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Home » Nigerian Cases » Supreme Court » J. A. Irem V. Obubra District Council And Others (1960) LLJR-SC

J. A. Irem V. Obubra District Council And Others (1960) LLJR-SC

J. A. Irem V. Obubra District Council And Others (1960)

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The appellant in this case was employed by the respondents as a Court Clerk in the Bahumunu Clan Court, in Obubra District, with a salary of £120 per annum. He had been so employed since August, 1938, and in 1957 when this case was heard in the High Court he stated he was 40 years of age

Owing to the reorganization of the Courts in the area, it was decided that the appellant be retrenched as he was supernumerary to the establishment. He was accordingly notified in writing that his appointment was being terminated, but he was to be given all necessary benefits he was entitled to on retirement from the service of the Local Government. The appellant, it would appear, protested and suggested malice on the part of the Chairman of the Obubra District Council, for the termination of his appointment. He caused his solicitor to serve a notice on the respondents that he was suing them. He eventually brought an action claiming £5,000 damages for wrongful termination of his appointment.

In his statement of claim, the appellant averred that his appointment was wrongfully terminated by the Council on the 14th August, 1955, without first obtaining the approval, in writing, of the Minister for Internal Affairs as required by Section 95 of the Eastern Region Local Government Law, 1955 (No. 26 of 1955), and that in any case the termination of the appointment was motivated by malice on the part of the Chairman of the Council.

On the 19th December, 1955, the case came before Betuel, J., for hearing. Mr. Anyaduba, for the defendants/respondents, raised a preliminary point that the issue raised in the plaintiff/appellant’s writ was one of termination of appointment to which section 95 of the Eastern Region Local Government Law would not apply since that section specifically applies in cases of dismissal. The section enacts as follows;

“95.     No person appointed, engaged or employed by a Council in any capacity shall be dismissed by a Council for any reason without the approval of the Minister in writing”.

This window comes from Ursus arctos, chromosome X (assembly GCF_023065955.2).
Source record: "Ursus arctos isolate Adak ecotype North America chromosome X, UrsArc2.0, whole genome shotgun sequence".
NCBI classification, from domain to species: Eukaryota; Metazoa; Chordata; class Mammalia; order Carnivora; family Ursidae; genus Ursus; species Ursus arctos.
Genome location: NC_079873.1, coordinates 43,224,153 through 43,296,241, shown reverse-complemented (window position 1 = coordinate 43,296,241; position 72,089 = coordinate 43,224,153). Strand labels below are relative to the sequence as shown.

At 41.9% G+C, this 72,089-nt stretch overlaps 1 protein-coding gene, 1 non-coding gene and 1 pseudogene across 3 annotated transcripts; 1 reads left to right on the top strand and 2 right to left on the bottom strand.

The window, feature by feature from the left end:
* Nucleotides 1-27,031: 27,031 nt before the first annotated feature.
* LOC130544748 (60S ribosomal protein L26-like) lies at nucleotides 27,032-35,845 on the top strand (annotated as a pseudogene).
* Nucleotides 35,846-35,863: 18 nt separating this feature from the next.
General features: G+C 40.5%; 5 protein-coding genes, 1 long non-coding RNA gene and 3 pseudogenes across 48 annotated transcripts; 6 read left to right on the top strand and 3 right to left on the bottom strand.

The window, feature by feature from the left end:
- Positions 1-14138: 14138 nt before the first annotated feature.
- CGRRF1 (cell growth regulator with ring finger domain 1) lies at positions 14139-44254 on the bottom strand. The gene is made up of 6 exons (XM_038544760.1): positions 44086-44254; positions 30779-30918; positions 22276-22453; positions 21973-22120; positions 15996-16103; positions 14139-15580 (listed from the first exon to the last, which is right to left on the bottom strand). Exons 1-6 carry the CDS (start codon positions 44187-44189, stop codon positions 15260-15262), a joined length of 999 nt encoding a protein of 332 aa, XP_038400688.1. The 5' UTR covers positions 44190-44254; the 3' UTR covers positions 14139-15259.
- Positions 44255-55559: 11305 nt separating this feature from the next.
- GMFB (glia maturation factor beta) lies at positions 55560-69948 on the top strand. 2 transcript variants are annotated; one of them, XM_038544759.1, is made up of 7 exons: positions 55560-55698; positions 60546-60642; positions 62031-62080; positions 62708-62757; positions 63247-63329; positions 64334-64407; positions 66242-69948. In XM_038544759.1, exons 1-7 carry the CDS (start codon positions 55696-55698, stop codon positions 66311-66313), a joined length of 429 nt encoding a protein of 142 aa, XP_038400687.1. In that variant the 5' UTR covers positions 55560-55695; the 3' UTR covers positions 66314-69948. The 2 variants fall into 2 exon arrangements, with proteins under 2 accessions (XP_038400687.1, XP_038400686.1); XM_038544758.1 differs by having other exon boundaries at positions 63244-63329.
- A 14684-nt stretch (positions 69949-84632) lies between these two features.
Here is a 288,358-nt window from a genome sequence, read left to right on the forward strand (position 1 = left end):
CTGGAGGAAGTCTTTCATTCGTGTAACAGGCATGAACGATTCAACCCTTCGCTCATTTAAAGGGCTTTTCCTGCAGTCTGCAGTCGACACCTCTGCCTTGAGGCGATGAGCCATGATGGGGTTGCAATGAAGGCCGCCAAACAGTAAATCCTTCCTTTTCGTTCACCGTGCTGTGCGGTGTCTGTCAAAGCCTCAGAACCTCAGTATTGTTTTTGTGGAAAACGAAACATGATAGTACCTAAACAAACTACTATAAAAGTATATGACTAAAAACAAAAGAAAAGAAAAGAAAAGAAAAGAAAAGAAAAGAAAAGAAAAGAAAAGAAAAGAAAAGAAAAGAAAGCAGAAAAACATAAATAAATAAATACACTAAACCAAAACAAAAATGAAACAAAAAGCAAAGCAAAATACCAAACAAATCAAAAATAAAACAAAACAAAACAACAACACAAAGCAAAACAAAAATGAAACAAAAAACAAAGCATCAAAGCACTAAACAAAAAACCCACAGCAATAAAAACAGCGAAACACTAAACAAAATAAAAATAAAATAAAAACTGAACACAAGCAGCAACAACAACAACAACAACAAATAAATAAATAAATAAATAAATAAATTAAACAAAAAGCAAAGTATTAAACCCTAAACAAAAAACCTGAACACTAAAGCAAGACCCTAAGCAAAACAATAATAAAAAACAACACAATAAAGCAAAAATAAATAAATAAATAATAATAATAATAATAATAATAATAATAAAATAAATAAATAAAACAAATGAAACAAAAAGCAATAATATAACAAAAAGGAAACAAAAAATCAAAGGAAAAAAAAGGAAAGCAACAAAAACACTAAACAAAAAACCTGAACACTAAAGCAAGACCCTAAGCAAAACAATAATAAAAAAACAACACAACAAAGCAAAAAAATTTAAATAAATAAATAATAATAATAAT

The learned Judge was of the opinion that it was early at that stage, on the argument adduced, to strike out or dismiss the plaintiff’s claim. He therefore ordered pleadings. I only need add that at that stage pleadings had already been filed but nobody directed the learned judge’s attention to this fact and counsel were content with that order.

After the lapse of a year on the 7th December, 1956, the case came before Ainley, C.J. Mr. Anyaduba did not raise his objection again before the learned Chief Justice and after the case had gone through another process of adjournment, it proceeded to hearing on the 11th June, 1957, before the learned Chief Justice.

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In a carefully worded and lengthy judgment the learned Chief Justice rejected the allegation of improper motive or malice on the part of the Chairman. He further came to certain conclusions which he summarised as follows:

“a.     The Council did resolve that the plaintiff’s employment should be terminated.

b.     In so resolving, they acted honestly and without any improper motive.

c.     The Minister’s approval was necessary before the plaintiff’s employment could lawfully be terminated.

d.     The Minister approved the termination of the plaintiff’s employment albeit he did not do so until 29th November, some weeks after this action was begun, and three months after the plaintiff had ceased to work for the Council.”

The learned Chief Justice then continued:-


The plaintiff’s right to receive wages could not, under the Statute, cease until the Minister gave his approval to the termination of the contract of employment. That approval was not given until the end of November, 1955. The plaintiff is, therefore, entitled at least to a sum representing his wages from 12th August, 1955, to the end of November. It could be argued that the Minister had no power to do all he sought to do, that is to make his approval retrospective. But we must assume that he properly considered what I have held to be an honest and reasonable resolution by the Council, and he certainly approved the resolution. I do not think that the Council’s resolution and the Minister’s approval of that resolution can be regarded as nullities. They are facts, and facts which appear to me to satisfy the Statute.


I cannot see that they (the Council) should be required to do more than repay what they should have paid during the period 12th August to the end of November.